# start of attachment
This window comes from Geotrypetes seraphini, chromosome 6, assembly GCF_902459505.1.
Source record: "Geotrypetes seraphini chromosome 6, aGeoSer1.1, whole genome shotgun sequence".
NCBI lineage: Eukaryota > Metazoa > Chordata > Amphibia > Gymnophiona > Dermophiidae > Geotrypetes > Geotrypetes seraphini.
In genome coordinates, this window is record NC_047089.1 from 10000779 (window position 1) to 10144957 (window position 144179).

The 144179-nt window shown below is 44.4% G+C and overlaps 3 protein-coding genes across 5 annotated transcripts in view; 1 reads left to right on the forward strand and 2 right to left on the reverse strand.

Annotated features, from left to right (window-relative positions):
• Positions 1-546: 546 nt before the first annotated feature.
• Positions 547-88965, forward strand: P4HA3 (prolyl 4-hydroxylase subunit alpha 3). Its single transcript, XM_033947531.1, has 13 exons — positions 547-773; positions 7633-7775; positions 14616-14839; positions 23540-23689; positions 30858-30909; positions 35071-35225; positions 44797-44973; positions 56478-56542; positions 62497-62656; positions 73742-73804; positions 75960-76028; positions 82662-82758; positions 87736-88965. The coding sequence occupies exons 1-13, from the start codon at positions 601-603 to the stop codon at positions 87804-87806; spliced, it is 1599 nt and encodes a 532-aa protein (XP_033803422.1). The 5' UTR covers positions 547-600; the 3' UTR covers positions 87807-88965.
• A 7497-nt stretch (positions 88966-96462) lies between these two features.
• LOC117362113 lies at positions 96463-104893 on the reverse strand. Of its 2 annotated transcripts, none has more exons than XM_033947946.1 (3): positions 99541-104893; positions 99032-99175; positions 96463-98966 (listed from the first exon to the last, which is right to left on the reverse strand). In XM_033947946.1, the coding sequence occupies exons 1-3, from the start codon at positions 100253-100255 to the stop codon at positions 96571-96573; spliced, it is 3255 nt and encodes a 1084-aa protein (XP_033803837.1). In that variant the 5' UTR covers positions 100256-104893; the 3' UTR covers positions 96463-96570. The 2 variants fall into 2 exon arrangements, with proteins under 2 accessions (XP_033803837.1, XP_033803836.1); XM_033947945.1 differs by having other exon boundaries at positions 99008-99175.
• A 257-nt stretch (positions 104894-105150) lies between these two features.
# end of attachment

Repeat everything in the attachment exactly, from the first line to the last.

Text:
This window comes from Geotrypetes seraphini, chromosome 6, assembly GCF_902459505.1.
Source record: "Geotrypetes seraphini chromosome 6, aGeoSer1.1, whole genome shotgun sequence".
NCBI lineage: Eukaryota > Metazoa > Chordata > Amphibia > Gymnophiona > Dermophiidae > Geotrypetes > Geotrypetes seraphini.
In genome coordinates, this window is record NC_047089.1 from 10000779 (window position 1) to 10144957 (window position 144179).

The 144179-nt window shown below is 44.4% G+C and overlaps 3 protein-coding genes across 5 annotated transcripts in view; 1 reads left to right on the forward strand and 2 right to left on the reverse strand.

Annotated features, from left to right (window-relative positions):
• Positions 1-546: 546 nt before the first annotated feature.
• Positions 547-88965, forward strand: P4HA3 (prolyl 4-hydroxylase subunit alpha 3). Its single transcript, XM_033947531.1, has 13 exons — positions 547-773; positions 7633-7775; positions 14616-14839; positions 23540-23689; positions 30858-30909; positions 35071-35225; positions 44797-44973; positions 56478-56542; positions 62497-62656; positions 73742-73804; positions 75960-76028; positions 82662-82758; positions 87736-88965. The coding sequence occupies exons 1-13, from the start codon at positions 601-603 to the stop codon at positions 87804-87806; spliced, it is 1599 nt and encodes a 532-aa protein (XP_033803422.1). The 5' UTR covers positions 547-600; the 3' UTR covers positions 87807-88965.
• A 7497-nt stretch (positions 88966-96462) lies between these two features.
• LOC117362113 lies at positions 96463-104893 on the reverse strand. Of its 2 annotated transcripts, none has more exons than XM_033947946.1 (3): positions 99541-104893; positions 99032-99175; positions 96463-98966 (listed from the first exon to the last, which is right to left on the reverse strand). In XM_033947946.1, the coding sequence occupies exons 1-3, from the start codon at positions 100253-100255 to the stop codon at positions 96571-96573; spliced, it is 3255 nt and encodes a 1084-aa protein (XP_033803837.1). In that variant the 5' UTR covers positions 100256-104893; the 3' UTR covers positions 96463-96570. The 2 variants fall into 2 exon arrangements, with proteins under 2 accessions (XP_033803837.1, XP_033803836.1); XM_033947945.1 differs by having other exon boundaries at positions 99008-99175.
• A 257-nt stretch (positions 104894-105150) lies between these two features.